Feline Coronavirus is an upper respiratory infection not dissimilar to FHV, which is transmitted by various routes; faecal, oral and possibly aerosolized. It can infect domestic animals such as dogs and in cats has been known to develop into the more pathogenic feline infectious peritonitis. It has also been found to be the cause of high mortality in domestic kittens.
Like many of the other epidemic diseases (such as parvovirus or calicivirus) found in serological studies of lions, there have been no consistent signs of clinical disease for FCoV.
Unlike the endemic diseases, FCoV is an epidemic disease, and thus has different implications for wild lion populations. Epidemic diseases by nature briefly sweep through a population often inflicting a high mortality rate however, due to this high mortality and a lack of further susceptible hosts the initial bursts are short-lived. The disease will then return through the population at a later date once there are sufficient numbers of susceptible individuals, known cases of this include coronavirus, parvovirus and calicivirus in the Serengeti lion population. FCoV has been found in varying levels of population infection throughout African lion populations.
Feline Infectious Peritonitis (FIP)
Feline Infectious Peritonitis is a viral disease caused by some strains of feline coronavirus (FCoV) either by mutation of the virus or by an aberration of the immune response. Cats with weak immune systems such as young or old cats and those infected with feline leukaemia virus (FeLV) are at particular risk from developing FIP from FCoV.
An intense inflammatory reaction occurs around vessels in the tissue; often in the abdomen, kidney or brain. The virus is unique in that antibodies actually assist the infection of white blood cells of the FIP virus. Clinical FIP is progressive and almost always fatal. Symptoms include inappetence, weight loss, depression, anaemia, fever and roughening of the fur. Fluid may also accumulate in the abdomen causing difficulty in breathing when accumulation becomes significant.
Potential Disease Threats Not Yet Identified in Free-Ranging Lion Populations
Feline Leukaemia Virus (FeLV)
Feline leukaemia virus (FeLVs) can be classified into three subgroups: A, B and C and are pathogenic retroviruses that induce proliferative, degenerative and immunosuppressive disorders. The disease can be transmitted via saliva (ie, grooming each other), through nasal secretions or across the placenta from a queen to its developing foetuses.
This disease is a cancer of the blood cells known as lymphocytes. The main systems to be affected are lymphatic, immune and nervous however all other body systems can be affected due to secondary infections. Initial symptoms include – Lymphadenomeagly (enlarged lymph nodes), rhinitis, persistent diarrhoea, gingivitis and progressive ataxia (the ‘’wobbles’’/collapsing).
In cases of infected animals, several antiviral agents have been proposed. Unfortunately, administration of a ‘reverse inhibitor AZT’ does not appear to clear viremia in most felines. The prognosis for infected animals is guarded and the majority die within 2 – 3 years.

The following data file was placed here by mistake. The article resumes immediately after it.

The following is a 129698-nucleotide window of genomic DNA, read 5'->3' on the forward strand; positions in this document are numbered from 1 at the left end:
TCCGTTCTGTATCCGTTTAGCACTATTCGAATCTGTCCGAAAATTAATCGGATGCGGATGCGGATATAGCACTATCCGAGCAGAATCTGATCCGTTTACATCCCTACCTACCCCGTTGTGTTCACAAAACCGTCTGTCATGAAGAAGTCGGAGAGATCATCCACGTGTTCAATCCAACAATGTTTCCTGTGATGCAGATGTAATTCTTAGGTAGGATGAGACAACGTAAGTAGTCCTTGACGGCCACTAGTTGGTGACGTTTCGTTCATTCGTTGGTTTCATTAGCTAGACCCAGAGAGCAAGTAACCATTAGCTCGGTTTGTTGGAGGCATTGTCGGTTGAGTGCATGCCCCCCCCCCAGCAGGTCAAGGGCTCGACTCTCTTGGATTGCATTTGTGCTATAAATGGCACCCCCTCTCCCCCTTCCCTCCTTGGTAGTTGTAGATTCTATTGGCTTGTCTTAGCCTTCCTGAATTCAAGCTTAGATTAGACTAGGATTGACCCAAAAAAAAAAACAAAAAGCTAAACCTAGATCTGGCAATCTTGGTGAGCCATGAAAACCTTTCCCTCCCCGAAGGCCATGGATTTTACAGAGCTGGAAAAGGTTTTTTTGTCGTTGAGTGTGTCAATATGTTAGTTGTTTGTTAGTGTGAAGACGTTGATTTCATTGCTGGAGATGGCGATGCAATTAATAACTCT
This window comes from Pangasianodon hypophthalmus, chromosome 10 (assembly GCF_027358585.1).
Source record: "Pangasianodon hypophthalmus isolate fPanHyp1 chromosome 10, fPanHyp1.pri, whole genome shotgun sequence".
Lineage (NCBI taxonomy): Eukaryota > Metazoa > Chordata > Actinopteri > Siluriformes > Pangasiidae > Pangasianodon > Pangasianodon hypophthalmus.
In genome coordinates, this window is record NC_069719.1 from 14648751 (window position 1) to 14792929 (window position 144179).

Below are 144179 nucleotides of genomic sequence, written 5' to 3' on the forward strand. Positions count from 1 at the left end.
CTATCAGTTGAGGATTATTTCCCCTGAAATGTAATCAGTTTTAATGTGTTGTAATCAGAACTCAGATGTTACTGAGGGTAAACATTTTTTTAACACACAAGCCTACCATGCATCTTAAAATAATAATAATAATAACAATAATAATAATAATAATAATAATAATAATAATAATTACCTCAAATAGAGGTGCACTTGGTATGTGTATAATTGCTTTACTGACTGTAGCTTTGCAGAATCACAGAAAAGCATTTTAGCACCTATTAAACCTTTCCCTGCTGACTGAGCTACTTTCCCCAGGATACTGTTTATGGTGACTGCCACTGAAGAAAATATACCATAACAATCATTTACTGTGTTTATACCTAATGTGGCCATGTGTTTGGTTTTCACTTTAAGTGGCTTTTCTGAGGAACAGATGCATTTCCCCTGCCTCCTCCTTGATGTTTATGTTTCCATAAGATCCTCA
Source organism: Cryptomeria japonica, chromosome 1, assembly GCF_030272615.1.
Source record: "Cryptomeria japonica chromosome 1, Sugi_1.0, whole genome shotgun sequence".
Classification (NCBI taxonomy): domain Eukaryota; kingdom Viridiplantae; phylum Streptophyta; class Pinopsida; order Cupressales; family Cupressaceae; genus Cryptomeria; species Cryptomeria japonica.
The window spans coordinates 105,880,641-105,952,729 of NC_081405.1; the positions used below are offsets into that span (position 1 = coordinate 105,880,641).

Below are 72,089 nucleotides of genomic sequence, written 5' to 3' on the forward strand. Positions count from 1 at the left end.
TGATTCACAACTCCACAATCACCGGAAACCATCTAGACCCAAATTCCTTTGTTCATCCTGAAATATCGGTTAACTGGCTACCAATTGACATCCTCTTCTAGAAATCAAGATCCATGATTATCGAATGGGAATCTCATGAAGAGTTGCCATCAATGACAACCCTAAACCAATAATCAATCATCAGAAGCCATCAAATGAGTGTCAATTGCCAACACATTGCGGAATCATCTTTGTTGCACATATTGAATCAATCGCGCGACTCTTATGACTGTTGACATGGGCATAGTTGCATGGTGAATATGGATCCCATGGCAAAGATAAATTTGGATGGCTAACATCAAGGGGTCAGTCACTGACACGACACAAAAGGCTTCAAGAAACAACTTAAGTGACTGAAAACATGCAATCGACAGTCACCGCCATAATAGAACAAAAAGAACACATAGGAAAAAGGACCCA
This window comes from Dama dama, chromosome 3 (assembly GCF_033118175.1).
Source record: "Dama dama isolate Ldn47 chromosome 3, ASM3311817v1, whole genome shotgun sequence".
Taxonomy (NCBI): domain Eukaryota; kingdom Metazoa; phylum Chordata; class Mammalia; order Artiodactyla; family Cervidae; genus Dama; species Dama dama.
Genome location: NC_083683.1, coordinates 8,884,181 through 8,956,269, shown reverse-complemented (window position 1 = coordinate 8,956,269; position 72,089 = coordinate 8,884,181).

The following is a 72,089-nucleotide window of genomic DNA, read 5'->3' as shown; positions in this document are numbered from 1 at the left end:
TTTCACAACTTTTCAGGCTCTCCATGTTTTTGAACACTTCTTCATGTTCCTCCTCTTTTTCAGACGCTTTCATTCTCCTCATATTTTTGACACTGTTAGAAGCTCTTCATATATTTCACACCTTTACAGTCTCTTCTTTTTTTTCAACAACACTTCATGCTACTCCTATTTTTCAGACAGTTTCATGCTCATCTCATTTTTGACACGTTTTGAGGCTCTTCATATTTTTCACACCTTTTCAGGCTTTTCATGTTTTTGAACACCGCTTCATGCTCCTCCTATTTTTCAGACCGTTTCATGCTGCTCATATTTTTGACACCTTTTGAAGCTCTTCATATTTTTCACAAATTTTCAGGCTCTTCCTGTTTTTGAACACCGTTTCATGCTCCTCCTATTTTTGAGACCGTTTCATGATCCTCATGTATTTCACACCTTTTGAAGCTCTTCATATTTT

Non-symptomatic individuals can harbour a latent infection in a dormant state within the bone marrow and may be reactivated if the immune response is compromised or removed. The latent viral infection is eliminated over time however evidence suggests that virus shedding may occur from a queen to her young through milk. Whether latently infected individuals can shed the virus by other means is undetermined.
To date, no evidence of the virus infecting wild lions has been discovered although clinical signs may be missed in populations, not under close observation, so lack of pathogenicity should not be assumed. Seronegative samples have so far been collected from populations including Queen Elizabeth National Park, Uganda, Serengeti National Park, Ngorongoro Crater and the Lake Manyara area in Tanzania, various locations in Botswana and Zakouma National Park, Chad.
Feline Monocytotropic Ehrlichiosis
Ehrlichia is a tick-borne obligately intracellular bacterium of the family Rickettsiaceae that infect white blood cells causing monocytotropic ehrlichiosis.
Common clinical signs include anorexia, lethargy, weight loss, vomiting or diarrhoea, pale mucous membranes, joint pain, lymphandenomeagly and dyspnoea (shortness of breath) non-regenerative anaemia or thrombocytopenia (low platelet count) and low white blood cell counts have been observed in laboratory blood tests.
Whilst seropositive results for the antigens in African lions have not been identified results from some captive wild felids and domestic cats have been.
Parasitic infection may be endemic or epidemic and clinical symptoms of infection may or may not be prevalent, possibly suggesting some level of genetic adaptation to some parasitic infections.
Babesia is a tick-borne intracellular erythrocytic haemoprotozoan parasite causing babesiosis. The disease infects red blood cells with symptoms characterized by haemolytic anaemia . Only infected ticks which carry the disease from feeding on blood from an infected animal transmit the disease. Infected ticks may pass on the infection to the next generation through eggs.
Babesia leo has been isolated in lions and is morphologically similar to B. felis found in domestic cats and wild pumas (Felis concolor). However clinical babesiosis has not been recorded in lions except in one specific case. “Elsa” the lion made famous by Born Free was reported to have died of babesiosis following release into an area where she was severely mauled by presumed infected wild lions. It is speculated that the severe stress caused by the release protocol negatively impacted her immunocompetence as the reason why she succumbed to an infection which other lions have been shown to tolerate?56 free-ranging lions and 25 captive lions in South Africa and Swaziland were tested finding that 28 (50%) of the wild lions and 12 (48%) of captive lions tested positive for the parasite. Of those that tested positive some were infected with B. felis, some with B. leo, some with both whilst others were infected with unidentified Babesia spp.